Performance, Civil Rights, and the Unfinished Project of Emancipation
Performance and American Cultures
Published by: NYU Press
320 pages, 6.00 x 9.00 mm, 12 b/w illustrations
- ISBN: 9781479806843
- Published: March 2022
A bold rethinking of the Civil Rights Movement through the lens of Black theater
“Freedom, Now!” This rallying cry became the most iconic phrase of the Civil Rights Movement, challenging the persistent command that Black people wait—in the holds of slave ships and on auction blocks, in segregated bus stops and schoolyards—for their long-deferred liberation.
In Black Patience, Julius B. Fleming Jr. argues that, during the Civil Rights Movement, Black artists and activists used theater to energize this radical refusal to wait. Participating in a vibrant culture of embodied political performance that ranged from marches and sit-ins to jail-ins and speeches, these artists turned to theater to unsettle a violent racial project that Fleming refers to as “Black patience.” Inviting the likes of James Baldwin, Lorraine Hansberry, Alice Childress, Douglas Turner Ward, Duke Ellington, and Oscar Brown Jr. to the stage, Black Patience illuminates how Black artists and activists of the Civil Rights era used theater to expose, critique, and repurpose structures of white supremacy. In this bold rethinking of the Civil Rights Movement, Fleming contends that Black theatrical performance was a vital technology of civil rights activism, and a crucial site of Black artistic and cultural production.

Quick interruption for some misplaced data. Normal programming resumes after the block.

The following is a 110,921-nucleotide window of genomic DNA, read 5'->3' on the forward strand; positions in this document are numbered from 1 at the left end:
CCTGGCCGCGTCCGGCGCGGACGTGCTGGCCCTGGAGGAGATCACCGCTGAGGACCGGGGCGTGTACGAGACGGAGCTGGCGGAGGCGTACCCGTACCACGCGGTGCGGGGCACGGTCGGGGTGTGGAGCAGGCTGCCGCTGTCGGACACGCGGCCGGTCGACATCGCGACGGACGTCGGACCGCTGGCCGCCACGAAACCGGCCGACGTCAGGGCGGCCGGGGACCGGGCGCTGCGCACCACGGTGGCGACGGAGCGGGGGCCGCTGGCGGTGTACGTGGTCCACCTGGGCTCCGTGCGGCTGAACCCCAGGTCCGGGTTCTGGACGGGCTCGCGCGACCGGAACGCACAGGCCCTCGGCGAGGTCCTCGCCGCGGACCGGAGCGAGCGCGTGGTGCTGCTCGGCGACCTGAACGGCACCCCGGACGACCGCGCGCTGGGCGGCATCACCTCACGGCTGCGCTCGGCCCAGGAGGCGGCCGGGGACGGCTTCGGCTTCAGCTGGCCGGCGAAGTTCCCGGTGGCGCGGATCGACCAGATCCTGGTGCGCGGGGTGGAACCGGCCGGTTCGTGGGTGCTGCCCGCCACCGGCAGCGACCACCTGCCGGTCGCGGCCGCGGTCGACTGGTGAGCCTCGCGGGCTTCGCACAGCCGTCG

Demonstrates how temporality as an analytic helps us understand the dynamics of antiblack racism within a political economy of black subjugation. By uncovering little-known plays or unexpected black spaces where plays were produced, Julius Fleming expands the Civil Rights Movement’s literary canon and indexes the multiple registers of ‘patience’ mobilized by blacks and whites within white supremacy and black resistance. Beautifully written and meticulously researched, Black Patience is a tour de force. ~E. Patrick Johnson, author of Honeypot: Black Southern Women Who Love Women
Offers crucial insight into debates about black political action by carefully and convincingly locating progress in the ephemerality of the now. Adding a distinctive and powerful addition to the history and critical understanding of the Civil Rights Movement, Julius Fleming details the impact of direct action in the present to establish the importance of black theatre to black freedom. ~Soyica Diggs Colbert, Georgetown University